Why are immigrant students better off in certain types of educational systems or schools than in others?
The main research question of this presentation is the combined estimation of the effects of educational systems, school-composition, track-level and country of origin on the educational achievement of 15-year-old immigrant students. The paper (co-authored with Rolf van der Velden & Allison Dunne) specifically focuses on the effects of socioeconomic and ethnic background on achievement scores and on the extent these effects are affected by characteristics of the school, track or educational system these students are in. In doing so, the authors examine the ‘sorting’ mechanisms of schools and tracks in highly stratified, moderately stratified and comprehensive education systems.
The results highlight the importance of including track-level and school-composition factors in the debate of educational inequality of opportunity for students in different education contexts. The findings clearly indicate that the effects of educational system characteristics are flawed if the analysis only uses a country and a student level and ignores the track-within-school-level characteristics. From a policy perspective, the most important finding is that educational systems are not uniformly ‘good’ or ‘bad’, but they have different consequences for different immigrant groups. Some immigrant groups are better off in comprehensive systems, while other groups are better off in moderately stratified systems.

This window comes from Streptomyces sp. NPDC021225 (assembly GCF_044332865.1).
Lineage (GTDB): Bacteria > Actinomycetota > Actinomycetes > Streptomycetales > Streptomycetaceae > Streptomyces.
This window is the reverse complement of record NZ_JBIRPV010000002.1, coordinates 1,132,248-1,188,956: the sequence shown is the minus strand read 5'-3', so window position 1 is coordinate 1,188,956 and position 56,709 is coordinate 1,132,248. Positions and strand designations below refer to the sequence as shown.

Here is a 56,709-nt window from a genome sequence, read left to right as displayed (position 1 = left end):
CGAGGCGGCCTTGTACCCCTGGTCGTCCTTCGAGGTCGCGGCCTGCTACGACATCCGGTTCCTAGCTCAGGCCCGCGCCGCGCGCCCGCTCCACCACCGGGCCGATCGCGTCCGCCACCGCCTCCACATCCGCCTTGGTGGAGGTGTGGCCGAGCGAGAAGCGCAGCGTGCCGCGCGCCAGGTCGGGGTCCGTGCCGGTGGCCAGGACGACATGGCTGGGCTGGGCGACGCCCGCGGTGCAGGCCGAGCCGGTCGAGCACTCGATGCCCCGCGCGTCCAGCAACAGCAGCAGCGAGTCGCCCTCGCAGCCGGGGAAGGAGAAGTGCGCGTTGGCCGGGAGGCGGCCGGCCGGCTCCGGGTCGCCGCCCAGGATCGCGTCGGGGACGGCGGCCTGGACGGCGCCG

Jaap Dronkers is Professor at Maastricht University, holding the chair for international comparative research on educational performance and social inequality. From October 2001 until December 2009 he was Professor of Social Stratification and Inequality at the European University Institutein Florence. Between 1990 and 2001 he had successively a chair in the educational sciences (especially for questions on stratification and mobility) and in empirical sociology at the University of Amsterdam.
He published mostly in research-articles on the causes and consequences of unequal educational and occupational attainment, on several issues in stratification and mobility research, on changes in educational opportunities, on effect-differences between public and religious schools, on education of Dutch elites, on relations between school and labour, on causes and consequences of growth of educational participation and on the effect of parental divorce on their children.